Inland Rivers, Ports & Terminals (IRPT) has partnered with the Waterways Council, Inc. (WCI) to promote the economic impact on the Nation’s Inland Waterways. The National Waterways Foundation (NWF) has released waterways profiles for the economic impact of the inland waterways for states including Illinois. Ranked 8th in the nation with 1,100 miles of navigable inland waterways:
Illinois is home to 17 public ports serving the Mississippi, Ohio and Illinois Rivers and the Great Lakes System.
Illinois' waterways support key industries, including:
Plastics and rubber products
Nonmetallic mineral product manufacturing
Mining (except oil and gas)
You can view the full Illinois Economic Impact report here: https://waterwayscouncil.org/file/290/HO_WaterwaysProfile_IL.pdf
The National Waterways Foundation’s economic impact profiles uses 2018 available data. You can view all inland state profiles here: https://waterwayscouncil.org/waterways-system
NWF worked with Cambridge Systematics, Inc. (CSI) on the state waterways profiles using the National IMPLAN economic model to estimate the economic impacts of each state’s inland waterways system. The analysis included an evaluation of current economic and commodity flow information, inland waterways and waterways-dependent industries, top commodities, and the industries that most benefit from the inland waterways in each state. The profiles also include high-level, national benefits of and statistics for the inland waterways.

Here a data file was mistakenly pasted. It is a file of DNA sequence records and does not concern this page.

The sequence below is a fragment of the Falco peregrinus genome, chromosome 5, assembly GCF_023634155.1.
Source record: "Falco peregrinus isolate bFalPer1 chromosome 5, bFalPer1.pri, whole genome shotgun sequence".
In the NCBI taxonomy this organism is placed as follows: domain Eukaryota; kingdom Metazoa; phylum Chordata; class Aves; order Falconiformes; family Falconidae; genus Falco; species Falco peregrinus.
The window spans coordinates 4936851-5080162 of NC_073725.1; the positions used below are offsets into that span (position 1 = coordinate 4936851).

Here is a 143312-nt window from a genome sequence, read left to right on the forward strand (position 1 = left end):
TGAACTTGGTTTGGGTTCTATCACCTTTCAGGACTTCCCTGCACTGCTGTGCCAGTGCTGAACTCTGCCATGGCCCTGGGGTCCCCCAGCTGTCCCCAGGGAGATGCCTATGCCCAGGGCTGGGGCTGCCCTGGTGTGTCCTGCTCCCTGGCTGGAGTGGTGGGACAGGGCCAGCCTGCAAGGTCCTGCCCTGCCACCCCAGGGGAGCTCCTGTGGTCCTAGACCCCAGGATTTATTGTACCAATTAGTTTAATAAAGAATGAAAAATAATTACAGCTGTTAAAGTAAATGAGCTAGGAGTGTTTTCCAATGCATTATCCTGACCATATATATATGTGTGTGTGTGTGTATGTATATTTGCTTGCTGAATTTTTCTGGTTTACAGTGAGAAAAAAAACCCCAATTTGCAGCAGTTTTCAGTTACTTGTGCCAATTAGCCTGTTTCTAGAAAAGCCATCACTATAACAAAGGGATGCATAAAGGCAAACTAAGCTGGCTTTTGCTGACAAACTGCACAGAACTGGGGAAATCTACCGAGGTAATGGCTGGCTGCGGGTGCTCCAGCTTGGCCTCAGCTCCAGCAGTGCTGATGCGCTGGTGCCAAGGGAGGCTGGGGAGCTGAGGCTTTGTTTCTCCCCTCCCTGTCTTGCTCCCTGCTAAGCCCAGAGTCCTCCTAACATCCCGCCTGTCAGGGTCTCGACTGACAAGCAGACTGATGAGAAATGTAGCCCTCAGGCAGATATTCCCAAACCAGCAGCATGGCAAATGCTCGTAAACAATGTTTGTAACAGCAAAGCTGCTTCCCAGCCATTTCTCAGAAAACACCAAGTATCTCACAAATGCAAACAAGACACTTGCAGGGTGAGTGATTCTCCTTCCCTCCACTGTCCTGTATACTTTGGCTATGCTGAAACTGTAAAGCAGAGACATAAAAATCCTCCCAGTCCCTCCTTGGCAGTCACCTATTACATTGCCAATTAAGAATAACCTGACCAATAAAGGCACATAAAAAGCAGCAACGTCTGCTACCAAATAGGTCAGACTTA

CSI’s data-driven methodology and process leveraged analysis from reports and research published by the U.S. Army Corps of Engineers, U.S. Department of Agriculture, NWF, state agencies, Federal Highway Administration, and Bureau of Labor Statistics, among other sources.
The profiles reveal the number of inland waterways-supported jobs, associated state and local tax revenue, the volume of freight moving on the state’s inland waterways and how that equates to numbers of trucks, top inland commodities by weight and value, key industries in the state supported by the inland waterways, and how many miles of navigable inland waterways traverse the state.